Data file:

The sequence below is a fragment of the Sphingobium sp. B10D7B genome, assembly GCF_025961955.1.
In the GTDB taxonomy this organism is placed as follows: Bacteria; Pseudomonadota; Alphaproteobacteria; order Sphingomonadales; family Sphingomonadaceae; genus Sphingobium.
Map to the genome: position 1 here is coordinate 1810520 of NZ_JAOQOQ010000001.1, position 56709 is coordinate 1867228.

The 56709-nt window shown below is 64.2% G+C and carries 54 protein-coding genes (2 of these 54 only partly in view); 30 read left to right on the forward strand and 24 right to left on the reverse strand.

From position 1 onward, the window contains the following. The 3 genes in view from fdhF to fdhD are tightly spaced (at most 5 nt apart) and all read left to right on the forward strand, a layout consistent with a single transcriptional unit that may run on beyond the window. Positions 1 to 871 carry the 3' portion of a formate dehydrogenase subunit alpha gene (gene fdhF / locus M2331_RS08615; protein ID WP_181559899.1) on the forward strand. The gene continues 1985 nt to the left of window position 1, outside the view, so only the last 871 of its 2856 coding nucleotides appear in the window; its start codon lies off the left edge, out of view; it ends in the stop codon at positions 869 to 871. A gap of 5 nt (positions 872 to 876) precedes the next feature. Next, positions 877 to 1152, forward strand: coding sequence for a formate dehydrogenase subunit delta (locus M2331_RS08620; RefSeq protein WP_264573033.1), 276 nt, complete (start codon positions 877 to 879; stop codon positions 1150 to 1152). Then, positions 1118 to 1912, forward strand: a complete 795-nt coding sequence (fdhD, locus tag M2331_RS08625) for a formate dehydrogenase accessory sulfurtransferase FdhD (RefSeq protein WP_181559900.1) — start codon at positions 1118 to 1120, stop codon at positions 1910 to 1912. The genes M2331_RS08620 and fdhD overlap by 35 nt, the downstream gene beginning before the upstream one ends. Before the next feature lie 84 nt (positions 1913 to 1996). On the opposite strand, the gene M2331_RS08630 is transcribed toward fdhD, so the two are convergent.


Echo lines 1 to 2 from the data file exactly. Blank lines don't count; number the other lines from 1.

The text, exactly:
The sequence below is a fragment of the Sphingobium sp. B10D7B genome, assembly GCF_025961955.1.
In the GTDB taxonomy this organism is placed as follows: Bacteria; Pseudomonadota; Alphaproteobacteria; order Sphingomonadales; family Sphingomonadaceae; genus Sphingobium.